CumInCAD is a Cumulative Index about publications in Computer Aided Architectural Design supported by the sibling associations ACADIA, CAADRIA, eCAADe, SIGraDi, ASCAAD and CAAD futures
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A highly unusual feature of PHIDIAS II is that it implements all of its functions using only hypermedia mechanisms. Complex vector graphic drawings and objects are represented as composite hypermedia nodes. Inference and critiquing are implemented through use of what are known as virtual structures [Halasz 1988], including virtual links and virtual nodes. These nodes and links are dynamic (computed) rather than static (constant). They are defined as expressions in the same language used for queries and are computed at display time. The implementation of different kinds of functions using a common set of mechanisms makes it easy to use them in combination, thus further augmenting the system's functionality.
PHIDIAS supports design by informing architects as they develop a solution's form. The idea is thus not to make the design process faster or cheaper but rather to improve the quality of the things designed. We believe that architects can create better buildings for their users if they have better information. This includes information about buildings of given types, user populations, historical and modern precedents, local site and climate conditions, the urban and natural context and its historical development, as well as local, state and federal regulations.
The background to this large planning exercise is sketched, the goals of our computing support plan are stated, the strategies aimed at achieving these goals are explained, and the observed outcomes from implementing these strategies are listed.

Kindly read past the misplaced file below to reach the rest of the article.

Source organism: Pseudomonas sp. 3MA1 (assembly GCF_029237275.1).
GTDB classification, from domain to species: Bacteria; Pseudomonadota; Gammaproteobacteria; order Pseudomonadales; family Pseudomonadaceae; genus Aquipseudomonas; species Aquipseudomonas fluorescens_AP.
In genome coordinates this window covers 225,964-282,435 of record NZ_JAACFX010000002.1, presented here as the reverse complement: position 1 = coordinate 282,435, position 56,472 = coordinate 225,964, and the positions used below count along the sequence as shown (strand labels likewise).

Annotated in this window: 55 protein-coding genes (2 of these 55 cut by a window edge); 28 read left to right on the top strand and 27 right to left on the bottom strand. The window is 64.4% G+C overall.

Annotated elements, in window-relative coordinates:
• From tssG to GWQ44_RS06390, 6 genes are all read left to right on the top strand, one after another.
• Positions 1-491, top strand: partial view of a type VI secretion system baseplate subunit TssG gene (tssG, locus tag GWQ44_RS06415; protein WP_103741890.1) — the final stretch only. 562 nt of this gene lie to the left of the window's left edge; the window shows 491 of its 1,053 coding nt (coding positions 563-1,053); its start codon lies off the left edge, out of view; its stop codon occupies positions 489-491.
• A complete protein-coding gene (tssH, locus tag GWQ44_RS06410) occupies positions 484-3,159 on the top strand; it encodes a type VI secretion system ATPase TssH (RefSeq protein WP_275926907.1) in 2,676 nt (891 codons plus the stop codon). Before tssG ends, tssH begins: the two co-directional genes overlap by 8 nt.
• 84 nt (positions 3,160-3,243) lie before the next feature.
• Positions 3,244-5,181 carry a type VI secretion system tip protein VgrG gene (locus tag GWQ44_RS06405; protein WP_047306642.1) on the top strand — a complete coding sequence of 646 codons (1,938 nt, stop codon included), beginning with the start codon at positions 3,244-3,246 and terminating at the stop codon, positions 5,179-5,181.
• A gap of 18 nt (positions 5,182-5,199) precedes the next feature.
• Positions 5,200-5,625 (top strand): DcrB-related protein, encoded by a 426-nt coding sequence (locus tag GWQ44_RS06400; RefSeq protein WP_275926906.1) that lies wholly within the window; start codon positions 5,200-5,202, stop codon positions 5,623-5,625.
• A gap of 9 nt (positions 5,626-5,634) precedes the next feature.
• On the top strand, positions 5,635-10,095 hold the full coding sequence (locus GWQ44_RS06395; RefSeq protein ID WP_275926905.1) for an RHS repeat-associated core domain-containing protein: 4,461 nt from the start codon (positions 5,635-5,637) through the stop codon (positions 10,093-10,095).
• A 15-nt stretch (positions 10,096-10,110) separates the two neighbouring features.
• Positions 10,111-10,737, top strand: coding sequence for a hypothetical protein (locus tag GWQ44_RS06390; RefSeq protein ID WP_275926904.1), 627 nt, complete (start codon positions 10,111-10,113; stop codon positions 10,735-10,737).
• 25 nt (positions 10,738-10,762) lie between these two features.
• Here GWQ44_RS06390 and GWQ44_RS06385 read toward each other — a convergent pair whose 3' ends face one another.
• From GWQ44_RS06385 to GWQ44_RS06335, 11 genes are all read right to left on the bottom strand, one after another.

In evaluating the plan, this paper argues the position that a computer culture must take hold within the College before computer-aided design will have a truly profound effect upon pedagogy. Operationally, this means that every faculty member must have a personal computer and that every student must have free access to a microcomputer facility. Only then does the whole College adopt the new culture.
The fiscal commitment is high, but there are payoffs in of fice automation that justify the investment even in the short-term. Trivial as it seems, wordprocessing is the first step in seeding this culture. These short term payoffs help make the case for investing in the promise of long-term payoffs in superior design through computer aids.
The paper is divided into four parts. Part I identifies fundamental theoretical problems, contrasts the application of computation to architecture and to music, and draws upon several different areas for insight into the nature of making; Part II reviews particular architectural implications of these considerations, introduces the concept of computational composition in architecture, and presents a brief overview of important precedents; Part III proposes new goals for computer-aided architectural design and presents a framework for computational composition; finally, Part IV presents recent work directly related to the ideas presented in the previous parts and leads to the Conclusion. The appendices contain a pseudo-Prolog expression of Alvar Aalto's architectural language and notes on features of the PADL-2 solid modeler that are architecturally interesting.
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